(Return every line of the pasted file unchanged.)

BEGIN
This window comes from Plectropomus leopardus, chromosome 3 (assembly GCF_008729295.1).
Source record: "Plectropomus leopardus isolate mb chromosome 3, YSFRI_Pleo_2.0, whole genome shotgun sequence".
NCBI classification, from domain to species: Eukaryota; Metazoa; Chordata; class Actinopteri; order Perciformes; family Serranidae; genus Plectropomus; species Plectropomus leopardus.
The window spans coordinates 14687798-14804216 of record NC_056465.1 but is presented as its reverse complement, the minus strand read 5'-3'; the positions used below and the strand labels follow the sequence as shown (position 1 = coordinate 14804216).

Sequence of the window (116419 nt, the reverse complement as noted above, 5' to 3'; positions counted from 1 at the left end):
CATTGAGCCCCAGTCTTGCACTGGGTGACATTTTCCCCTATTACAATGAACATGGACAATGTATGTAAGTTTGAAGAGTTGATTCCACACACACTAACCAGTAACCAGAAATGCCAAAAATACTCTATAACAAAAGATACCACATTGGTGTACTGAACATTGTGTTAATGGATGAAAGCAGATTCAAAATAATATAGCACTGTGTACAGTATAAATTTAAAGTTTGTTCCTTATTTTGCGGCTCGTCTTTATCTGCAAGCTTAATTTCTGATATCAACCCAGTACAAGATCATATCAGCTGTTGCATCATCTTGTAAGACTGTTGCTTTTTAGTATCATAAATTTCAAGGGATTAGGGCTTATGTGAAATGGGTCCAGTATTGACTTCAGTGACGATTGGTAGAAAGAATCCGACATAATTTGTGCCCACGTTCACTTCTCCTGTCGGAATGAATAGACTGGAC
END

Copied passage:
This window comes from Plectropomus leopardus, chromosome 3 (assembly GCF_008729295.1).
Source record: "Plectropomus leopardus isolate mb chromosome 3, YSFRI_Pleo_2.0, whole genome shotgun sequence".
NCBI classification, from domain to species: Eukaryota; Metazoa; Chordata; class Actinopteri; order Perciformes; family Serranidae; genus Plectropomus; species Plectropomus leopardus.
The window spans coordinates 14687798-14804216 of record NC_056465.1 but is presented as its reverse complement, the minus strand read 5'-3'; the positions used below and the strand labels follow the sequence as shown (position 1 = coordinate 14804216).

Sequence of the window (116419 nt, the reverse complement as noted above, 5' to 3'; positions counted from 1 at the left end):
CATTGAGCCCCAGTCTTGCACTGGGTGACATTTTCCCCTATTACAATGAACATGGACAATGTATGTAAGTTTGAAGAGTTGATTCCACACACACTAACCAGTAACCAGAAATGCCAAAAATACTCTATAACAAAAGATACCACATTGGTGTACTGAACATTGTGTTAATGGATGAAAGCAGATTCAAAATAATATAGCACTGTGTACAGTATAAATTTAAAGTTTGTTCCTTATTTTGCGGCTCGTCTTTATCTGCAAGCTTAATTTCTGATATCAACCCAGTACAAGATCATATCAGCTGTTGCATCATCTTGTAAGACTGTTGCTTTTTAGTATCATAAATTTCAAGGGATTAGGGCTTATGTGAAATGGGTCCAGTATTGACTTCAGTGACGATTGGTAGAAAGAATCCGACATAATTTGTGCCCACGTTCACTTCTCCTGTCGGAATGAATAGACTGGAC